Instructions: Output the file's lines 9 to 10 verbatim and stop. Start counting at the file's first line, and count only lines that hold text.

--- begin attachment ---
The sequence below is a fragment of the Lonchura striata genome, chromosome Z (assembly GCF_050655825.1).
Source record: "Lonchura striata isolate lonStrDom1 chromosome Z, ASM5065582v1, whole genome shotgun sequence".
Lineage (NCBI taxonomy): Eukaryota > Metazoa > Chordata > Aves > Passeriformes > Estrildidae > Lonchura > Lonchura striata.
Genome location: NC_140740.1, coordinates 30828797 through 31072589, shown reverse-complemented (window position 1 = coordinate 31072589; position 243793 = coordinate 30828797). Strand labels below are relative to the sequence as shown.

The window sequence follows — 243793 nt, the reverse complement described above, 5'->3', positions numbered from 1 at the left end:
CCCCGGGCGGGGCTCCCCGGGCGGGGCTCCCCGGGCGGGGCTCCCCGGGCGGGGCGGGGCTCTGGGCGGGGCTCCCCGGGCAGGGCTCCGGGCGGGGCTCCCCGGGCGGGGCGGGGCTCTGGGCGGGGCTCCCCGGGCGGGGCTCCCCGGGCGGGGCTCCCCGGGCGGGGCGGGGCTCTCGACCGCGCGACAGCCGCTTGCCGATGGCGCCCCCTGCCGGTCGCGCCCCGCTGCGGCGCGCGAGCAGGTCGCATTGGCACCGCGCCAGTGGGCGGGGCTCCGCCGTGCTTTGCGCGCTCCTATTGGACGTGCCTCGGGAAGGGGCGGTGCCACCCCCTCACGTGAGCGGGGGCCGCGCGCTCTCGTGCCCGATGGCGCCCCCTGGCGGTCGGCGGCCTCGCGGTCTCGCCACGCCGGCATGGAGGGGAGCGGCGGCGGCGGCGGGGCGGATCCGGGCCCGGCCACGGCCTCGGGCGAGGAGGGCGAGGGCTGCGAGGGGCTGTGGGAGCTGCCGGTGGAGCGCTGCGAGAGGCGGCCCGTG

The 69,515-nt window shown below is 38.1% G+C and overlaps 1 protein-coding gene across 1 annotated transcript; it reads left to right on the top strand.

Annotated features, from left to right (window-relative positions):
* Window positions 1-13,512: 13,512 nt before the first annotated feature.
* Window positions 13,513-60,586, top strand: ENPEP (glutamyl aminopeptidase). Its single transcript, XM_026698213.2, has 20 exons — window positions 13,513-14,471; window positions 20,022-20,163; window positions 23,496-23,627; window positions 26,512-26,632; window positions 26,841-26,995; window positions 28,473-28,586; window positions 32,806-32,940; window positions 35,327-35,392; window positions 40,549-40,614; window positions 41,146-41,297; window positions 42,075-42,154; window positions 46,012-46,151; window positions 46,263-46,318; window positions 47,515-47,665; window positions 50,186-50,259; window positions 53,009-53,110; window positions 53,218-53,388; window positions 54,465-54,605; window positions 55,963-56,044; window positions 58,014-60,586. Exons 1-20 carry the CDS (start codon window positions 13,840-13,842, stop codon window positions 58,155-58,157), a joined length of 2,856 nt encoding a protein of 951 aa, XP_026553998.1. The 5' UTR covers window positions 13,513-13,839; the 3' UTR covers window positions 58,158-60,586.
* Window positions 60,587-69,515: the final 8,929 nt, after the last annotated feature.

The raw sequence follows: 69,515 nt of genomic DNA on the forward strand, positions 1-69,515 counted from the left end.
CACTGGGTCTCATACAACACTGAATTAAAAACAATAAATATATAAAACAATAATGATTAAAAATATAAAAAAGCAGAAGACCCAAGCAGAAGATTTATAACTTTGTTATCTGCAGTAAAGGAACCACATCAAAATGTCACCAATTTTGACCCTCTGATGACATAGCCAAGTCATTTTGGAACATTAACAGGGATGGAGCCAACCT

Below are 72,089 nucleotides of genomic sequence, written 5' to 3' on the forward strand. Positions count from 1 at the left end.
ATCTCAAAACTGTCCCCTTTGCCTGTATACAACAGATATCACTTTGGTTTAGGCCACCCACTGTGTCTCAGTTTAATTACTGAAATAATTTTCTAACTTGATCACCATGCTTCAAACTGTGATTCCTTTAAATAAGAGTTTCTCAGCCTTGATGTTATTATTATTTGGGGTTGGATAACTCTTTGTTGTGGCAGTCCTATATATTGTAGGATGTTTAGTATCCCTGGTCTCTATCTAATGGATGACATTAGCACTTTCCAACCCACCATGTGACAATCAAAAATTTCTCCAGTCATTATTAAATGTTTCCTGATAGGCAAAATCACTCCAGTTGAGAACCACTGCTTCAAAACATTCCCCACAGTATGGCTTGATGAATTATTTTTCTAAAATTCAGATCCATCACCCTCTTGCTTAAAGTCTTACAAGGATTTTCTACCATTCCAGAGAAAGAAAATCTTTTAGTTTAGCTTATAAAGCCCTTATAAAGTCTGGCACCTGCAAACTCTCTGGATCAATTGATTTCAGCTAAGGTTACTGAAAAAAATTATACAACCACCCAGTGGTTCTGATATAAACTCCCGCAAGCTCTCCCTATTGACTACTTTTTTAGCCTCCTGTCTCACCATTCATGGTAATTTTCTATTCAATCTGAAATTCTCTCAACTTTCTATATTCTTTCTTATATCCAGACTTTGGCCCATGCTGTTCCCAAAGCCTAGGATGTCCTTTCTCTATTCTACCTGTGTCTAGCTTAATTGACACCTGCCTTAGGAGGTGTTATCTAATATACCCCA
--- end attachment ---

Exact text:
* Window positions 1-13,512: 13,512 nt before the first annotated feature.
* Window positions 13,513-60,586, top strand: ENPEP (glutamyl aminopeptidase). Its single transcript, XM_026698213.2, has 20 exons — window positions 13,513-14,471; window positions 20,022-20,163; window positions 23,496-23,627; window positions 26,512-26,632; window positions 26,841-26,995; window positions 28,473-28,586; window positions 32,806-32,940; window positions 35,327-35,392; window positions 40,549-40,614; window positions 41,146-41,297; window positions 42,075-42,154; window positions 46,012-46,151; window positions 46,263-46,318; window positions 47,515-47,665; window positions 50,186-50,259; window positions 53,009-53,110; window positions 53,218-53,388; window positions 54,465-54,605; window positions 55,963-56,044; window positions 58,014-60,586. Exons 1-20 carry the CDS (start codon window positions 13,840-13,842, stop codon window positions 58,155-58,157), a joined length of 2,856 nt encoding a protein of 951 aa, XP_026553998.1. The 5' UTR covers window positions 13,513-13,839; the 3' UTR covers window positions 58,158-60,586.